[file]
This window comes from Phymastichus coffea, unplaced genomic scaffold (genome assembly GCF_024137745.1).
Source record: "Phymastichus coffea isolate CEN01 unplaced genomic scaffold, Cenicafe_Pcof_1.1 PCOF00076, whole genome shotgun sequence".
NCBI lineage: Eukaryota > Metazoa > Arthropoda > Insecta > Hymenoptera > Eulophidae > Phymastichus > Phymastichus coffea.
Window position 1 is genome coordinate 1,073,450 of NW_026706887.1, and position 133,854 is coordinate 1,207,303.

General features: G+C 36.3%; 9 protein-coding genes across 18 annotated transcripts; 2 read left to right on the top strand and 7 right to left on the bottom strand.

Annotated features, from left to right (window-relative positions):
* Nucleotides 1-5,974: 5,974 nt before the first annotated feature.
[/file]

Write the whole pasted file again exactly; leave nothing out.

This window comes from Phymastichus coffea, unplaced genomic scaffold (genome assembly GCF_024137745.1).
Source record: "Phymastichus coffea isolate CEN01 unplaced genomic scaffold, Cenicafe_Pcof_1.1 PCOF00076, whole genome shotgun sequence".
NCBI lineage: Eukaryota > Metazoa > Arthropoda > Insecta > Hymenoptera > Eulophidae > Phymastichus > Phymastichus coffea.
Window position 1 is genome coordinate 1,073,450 of NW_026706887.1, and position 133,854 is coordinate 1,207,303.

General features: G+C 36.3%; 9 protein-coding genes across 18 annotated transcripts; 2 read left to right on the top strand and 7 right to left on the bottom strand.

Annotated features, from left to right (window-relative positions):
* Nucleotides 1-5,974: 5,974 nt before the first annotated feature.